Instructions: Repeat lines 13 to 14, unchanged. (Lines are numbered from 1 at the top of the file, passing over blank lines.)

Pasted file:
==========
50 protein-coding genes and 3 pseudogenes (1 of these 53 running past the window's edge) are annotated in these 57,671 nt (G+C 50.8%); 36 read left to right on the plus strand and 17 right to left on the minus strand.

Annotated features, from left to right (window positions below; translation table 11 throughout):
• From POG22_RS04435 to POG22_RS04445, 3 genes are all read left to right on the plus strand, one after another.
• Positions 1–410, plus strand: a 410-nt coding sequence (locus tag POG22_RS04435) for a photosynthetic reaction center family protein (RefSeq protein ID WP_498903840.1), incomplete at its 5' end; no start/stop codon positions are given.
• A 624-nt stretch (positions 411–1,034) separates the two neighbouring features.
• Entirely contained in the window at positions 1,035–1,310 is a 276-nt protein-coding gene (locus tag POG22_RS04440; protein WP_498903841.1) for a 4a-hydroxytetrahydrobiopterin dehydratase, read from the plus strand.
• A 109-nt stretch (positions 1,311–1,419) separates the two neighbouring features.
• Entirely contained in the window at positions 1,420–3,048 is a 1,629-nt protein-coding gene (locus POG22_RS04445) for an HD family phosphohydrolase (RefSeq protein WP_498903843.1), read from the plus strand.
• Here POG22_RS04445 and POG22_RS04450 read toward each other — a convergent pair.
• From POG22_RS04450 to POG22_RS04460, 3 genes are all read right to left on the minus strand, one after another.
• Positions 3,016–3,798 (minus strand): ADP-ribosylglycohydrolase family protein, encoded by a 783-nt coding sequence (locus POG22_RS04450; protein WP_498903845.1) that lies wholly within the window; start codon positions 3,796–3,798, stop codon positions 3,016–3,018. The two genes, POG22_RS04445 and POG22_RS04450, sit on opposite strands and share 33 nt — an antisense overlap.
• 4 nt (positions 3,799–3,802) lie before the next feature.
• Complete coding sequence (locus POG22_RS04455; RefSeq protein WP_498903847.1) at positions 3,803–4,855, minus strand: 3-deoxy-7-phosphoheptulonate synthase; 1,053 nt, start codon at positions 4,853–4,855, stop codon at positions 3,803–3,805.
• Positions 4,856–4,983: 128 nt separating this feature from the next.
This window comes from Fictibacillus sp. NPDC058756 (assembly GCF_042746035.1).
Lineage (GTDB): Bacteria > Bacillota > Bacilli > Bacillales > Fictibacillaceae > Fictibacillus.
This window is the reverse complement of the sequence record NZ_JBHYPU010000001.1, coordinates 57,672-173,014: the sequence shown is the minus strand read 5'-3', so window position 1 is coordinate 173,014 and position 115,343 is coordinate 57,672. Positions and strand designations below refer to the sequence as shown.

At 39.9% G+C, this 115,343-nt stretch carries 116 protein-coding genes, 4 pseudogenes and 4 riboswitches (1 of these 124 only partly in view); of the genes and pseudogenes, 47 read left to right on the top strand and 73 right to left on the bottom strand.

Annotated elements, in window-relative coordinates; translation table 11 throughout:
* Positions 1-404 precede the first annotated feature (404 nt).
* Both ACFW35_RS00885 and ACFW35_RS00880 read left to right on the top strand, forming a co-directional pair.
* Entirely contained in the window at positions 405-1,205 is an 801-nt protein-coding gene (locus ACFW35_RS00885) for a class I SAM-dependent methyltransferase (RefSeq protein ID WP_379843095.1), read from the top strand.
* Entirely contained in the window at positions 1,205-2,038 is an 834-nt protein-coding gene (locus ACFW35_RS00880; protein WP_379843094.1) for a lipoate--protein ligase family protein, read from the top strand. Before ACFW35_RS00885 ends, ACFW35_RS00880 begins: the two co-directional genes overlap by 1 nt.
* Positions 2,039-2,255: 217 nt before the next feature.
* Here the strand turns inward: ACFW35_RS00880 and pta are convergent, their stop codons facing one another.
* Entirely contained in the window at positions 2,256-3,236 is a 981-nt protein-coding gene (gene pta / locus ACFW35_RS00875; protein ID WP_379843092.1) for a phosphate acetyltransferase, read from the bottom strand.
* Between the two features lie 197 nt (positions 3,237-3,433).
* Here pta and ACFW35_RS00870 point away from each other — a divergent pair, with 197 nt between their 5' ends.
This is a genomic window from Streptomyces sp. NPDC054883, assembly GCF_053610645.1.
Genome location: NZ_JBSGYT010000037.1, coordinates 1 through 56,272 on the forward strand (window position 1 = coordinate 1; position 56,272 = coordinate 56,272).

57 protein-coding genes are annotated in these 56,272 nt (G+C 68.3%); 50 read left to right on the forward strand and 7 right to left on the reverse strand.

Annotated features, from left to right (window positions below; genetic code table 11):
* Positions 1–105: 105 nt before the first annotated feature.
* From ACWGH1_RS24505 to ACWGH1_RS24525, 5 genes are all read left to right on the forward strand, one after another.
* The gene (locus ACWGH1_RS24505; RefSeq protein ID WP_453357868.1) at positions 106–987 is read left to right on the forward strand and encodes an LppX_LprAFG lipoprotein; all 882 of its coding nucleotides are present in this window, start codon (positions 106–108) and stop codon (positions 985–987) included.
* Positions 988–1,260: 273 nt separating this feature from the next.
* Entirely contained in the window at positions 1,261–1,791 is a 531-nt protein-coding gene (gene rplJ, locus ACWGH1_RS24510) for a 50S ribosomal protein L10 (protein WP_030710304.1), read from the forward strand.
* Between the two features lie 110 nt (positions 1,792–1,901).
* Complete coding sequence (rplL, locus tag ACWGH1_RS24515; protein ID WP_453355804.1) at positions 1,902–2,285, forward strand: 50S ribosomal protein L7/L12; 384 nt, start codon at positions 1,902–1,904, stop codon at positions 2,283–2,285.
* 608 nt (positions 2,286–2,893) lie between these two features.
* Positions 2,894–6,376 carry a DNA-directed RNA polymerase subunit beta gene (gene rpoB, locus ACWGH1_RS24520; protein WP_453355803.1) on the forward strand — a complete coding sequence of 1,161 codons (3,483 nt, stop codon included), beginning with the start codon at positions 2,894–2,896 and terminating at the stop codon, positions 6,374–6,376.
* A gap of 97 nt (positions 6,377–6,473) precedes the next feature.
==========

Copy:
• Complete coding sequence (locus POG22_RS04455; RefSeq protein WP_498903847.1) at positions 3,803–4,855, minus strand: 3-deoxy-7-phosphoheptulonate synthase; 1,053 nt, start codon at positions 4,853–4,855, stop codon at positions 3,803–3,805.
• Positions 4,856–4,983: 128 nt separating this feature from the next.